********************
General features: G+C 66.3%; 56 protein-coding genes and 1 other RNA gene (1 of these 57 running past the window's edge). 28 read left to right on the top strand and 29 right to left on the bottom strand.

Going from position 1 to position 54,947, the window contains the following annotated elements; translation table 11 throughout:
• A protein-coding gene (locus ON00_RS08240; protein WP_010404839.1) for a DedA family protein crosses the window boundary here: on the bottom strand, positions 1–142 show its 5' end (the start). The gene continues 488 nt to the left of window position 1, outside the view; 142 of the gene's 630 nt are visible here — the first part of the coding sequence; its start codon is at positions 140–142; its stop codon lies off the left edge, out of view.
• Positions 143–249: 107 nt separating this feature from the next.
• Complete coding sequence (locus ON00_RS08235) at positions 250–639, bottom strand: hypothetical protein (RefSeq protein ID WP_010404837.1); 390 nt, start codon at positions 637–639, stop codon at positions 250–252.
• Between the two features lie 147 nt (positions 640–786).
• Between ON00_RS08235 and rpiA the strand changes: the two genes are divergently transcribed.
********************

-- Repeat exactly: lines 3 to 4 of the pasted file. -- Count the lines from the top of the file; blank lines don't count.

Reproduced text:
• A protein-coding gene (locus ON00_RS08240; protein WP_010404839.1) for a DedA family protein crosses the window boundary here: on the bottom strand, positions 1–142 show its 5' end (the start). The gene continues 488 nt to the left of window position 1, outside the view; 142 of the gene's 630 nt are visible here — the first part of the coding sequence; its start codon is at positions 140–142; its stop codon lies off the left edge, out of view.
• Positions 143–249: 107 nt separating this feature from the next.